Hyperbaric oxygen therapy accomplishes its beneficial results by means of the basic respiratory functions of the body. A simple explanation of respiration is as follows: The air we breathe is comprised of oxygen, 20.96%; carbon dioxide, 0.04%; and nitrogen, 79%. Â When air is breathed into the lungs about one- fourth of the oxygen passes into the blood and is replaced in the expired air by an equal amount of carbon dioxide. The expired air contains about the same amount of nitrogen as the inspired air. Thus, nitrogen serves largely as a bulk vehicle for oxygen and carbon dioxide. This process of breathing is referred to as external respiration.
As a person inhales, the air enters the lungs and is drawn into minute microscopic air sacs known as alveoli. The walls of these alveoli are ultrathin and are in immediate contact with the capillary blood vessels. The thin walls of the alveoli and the capillaries are semi-permeable and permit the rapid passage of oxygen and carbon dioxide between the lungs and the blood stream. Under normal circumstances oxygen is transported in the blood only by the hemoglobin in the red blood cells. Oxygen molecules have such an affinity with the hemoglobin in the red blood cells that the hemoglobin is always about 98% saturated with oxygen.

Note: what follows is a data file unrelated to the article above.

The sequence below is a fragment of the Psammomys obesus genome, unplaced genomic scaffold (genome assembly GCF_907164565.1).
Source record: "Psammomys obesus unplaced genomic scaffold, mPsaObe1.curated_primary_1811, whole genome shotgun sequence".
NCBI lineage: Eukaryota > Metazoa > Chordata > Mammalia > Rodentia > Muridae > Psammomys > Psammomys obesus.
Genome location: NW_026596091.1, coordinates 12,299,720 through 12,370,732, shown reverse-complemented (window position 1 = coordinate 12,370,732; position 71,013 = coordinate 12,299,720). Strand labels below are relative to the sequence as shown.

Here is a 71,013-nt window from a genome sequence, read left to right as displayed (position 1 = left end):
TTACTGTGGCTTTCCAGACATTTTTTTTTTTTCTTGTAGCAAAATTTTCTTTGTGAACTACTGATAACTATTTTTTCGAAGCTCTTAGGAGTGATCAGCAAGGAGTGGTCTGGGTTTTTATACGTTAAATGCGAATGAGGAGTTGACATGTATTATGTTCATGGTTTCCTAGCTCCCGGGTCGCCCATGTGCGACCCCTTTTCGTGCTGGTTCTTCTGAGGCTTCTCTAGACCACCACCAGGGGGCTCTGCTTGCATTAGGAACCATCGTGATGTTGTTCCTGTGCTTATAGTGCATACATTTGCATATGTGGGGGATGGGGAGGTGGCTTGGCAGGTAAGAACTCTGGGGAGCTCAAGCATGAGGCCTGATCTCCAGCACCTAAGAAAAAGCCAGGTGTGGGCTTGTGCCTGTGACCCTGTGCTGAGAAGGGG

However, a fact of importance in hyperbaric oxygen therapy is that the red blood cells constitute only 45% of the blood volume, and that the colorless plasma transports very little oxygen under normal atmospheric pressure. The transport of oxygen by the blood from the lungs to the tissues is due mainly to the ability of hemoglobin to combine reversibly with oxygen. The exchange of these gases between the blood and other tissues or organs of the body is sometimes referred to as internal respiration.
Finally, the respiratory process also involves the cells of the body which make up the various tissues, and this phase of the process is known as cellular respiration. Respiration is essential for life. All living cells require oxygen to carry out their necessary functions. These functions cease when oxygen is no longer available. The cells of the body produce carbon dioxide as a waste product. Oxygen is required to produce energy in the cells of the body, and in so doing there is a chemical exchange resulting in the production of water, heat, and carbon dioxide. The carbon dioxide is released into the veins to be carried back to the lungs to be exhaled. When you take your next breath, this complex respiratory cycle is started all over again.